Over a year ago, a friend sent me a copy of Burton’s Watson’s translation of the Analects of Confucius, and after reading that book, my interest in Confucianism has gradually grown over time. It’s a subject I’ve touched upon many times on the blog, but the more I study it, the more I realize that Confucianism is far more complicated than what I assumed. Confucianism is something not oft studied in the West, and explanations of it usually begin and end with Confucius. But in fact Confucianism is a large and complex school of thought and its influence shouldn’t be understated. In the context of this blog, I have been recently reading about religion and politics in the Edo Period in Japan, 1600-1868, far removed from the stuff I usually study, but the book shows how religion and politics at the time were deeply intertwined. It was at this time that Neo-Confucianism rose to prominence and rivaled Buddhist thought, which had been the de facto state religion of Japan for 1000 years (with Shinto in a subordinate status).
Separately, I’ve also been reading an excellent introduction to Confucian thought by Professor Yao who helps explore the roots of Confucianism and how it developed over the centuries, the various strains of thought, approaches, interactions with other religions and so on.
Confucianism is called rú jiào (儒教) in modern Mandarin, or jukyō in Japanese. The first character 儒 refers to the ancient priests of Shang-dynasty China, who gradually became scholars and engineers as their religious functions declined and they had to make themselves useful somehow. So the current meaning is that of a scholar. Thus, Confucianism in Asian culture means the “religion or teachings of the scholar”, but not in a sense of an elite class or aristocracy, as Western history sometimes portrays it. Instead, as Professor Yao describes Confucianism:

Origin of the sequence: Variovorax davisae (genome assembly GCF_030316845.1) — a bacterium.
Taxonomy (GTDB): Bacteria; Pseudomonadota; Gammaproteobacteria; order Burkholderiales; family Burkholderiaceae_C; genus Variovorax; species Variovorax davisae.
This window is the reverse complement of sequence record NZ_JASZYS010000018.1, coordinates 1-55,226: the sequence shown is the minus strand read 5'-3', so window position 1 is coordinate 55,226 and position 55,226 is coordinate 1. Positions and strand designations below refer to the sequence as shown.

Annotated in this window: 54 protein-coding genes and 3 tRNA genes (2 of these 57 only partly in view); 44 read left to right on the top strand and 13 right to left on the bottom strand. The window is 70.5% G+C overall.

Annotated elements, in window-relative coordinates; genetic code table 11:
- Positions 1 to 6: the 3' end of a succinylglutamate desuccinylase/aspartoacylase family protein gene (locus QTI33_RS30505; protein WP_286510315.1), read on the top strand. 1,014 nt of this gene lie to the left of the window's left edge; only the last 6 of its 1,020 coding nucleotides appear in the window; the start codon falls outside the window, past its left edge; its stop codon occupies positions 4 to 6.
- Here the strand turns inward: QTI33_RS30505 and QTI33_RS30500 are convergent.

Confucianism is a kind of humanism that seeks sacredness in an ordinary and yet disciplined life; or in Paul Rule’s words, it is a ‘secular religion, this-worldly in emphasis yet appealing to transcendent value embodied in the concept of “heaven”‘ (Rule, 1986: 31, as posted in page 45)
But as Professor Yao points out, Confucius himself didn’t invent the teachings, but rather articulated China’s idyllic past, reinterpreting ancient books such as the Book of Changes, the Book of Odes, etc. and with it provided a model for future generations to follow while adding innovations of his own, such as his deep emphasis on “humaneness” and love of learning. As history shows his followers carried the message onward, each in their own way, and through repeated government persecutions, and struggles with other schools, it recovered and thrived time and again sometimes interwoven with the government, other times acting as a watchdog toward it.
However, as Professor Soothill points out in the same book:1
A study of a religion which limits itself to the teachings of the early founders, and which ignores the present condition of its development, will give a very imperfect presentation of the religion as a whole. (Soothill, 1973: 21, printed in page 11)
So, one must look beyond Confucius and his immediate followers to appreciate Confucianism as a whole. So recently, I took an interest in the writings of Mencius, the second great Confucian scholar, which have been translated and posted in part by Professor A.C. Muller, including this excellent quotation: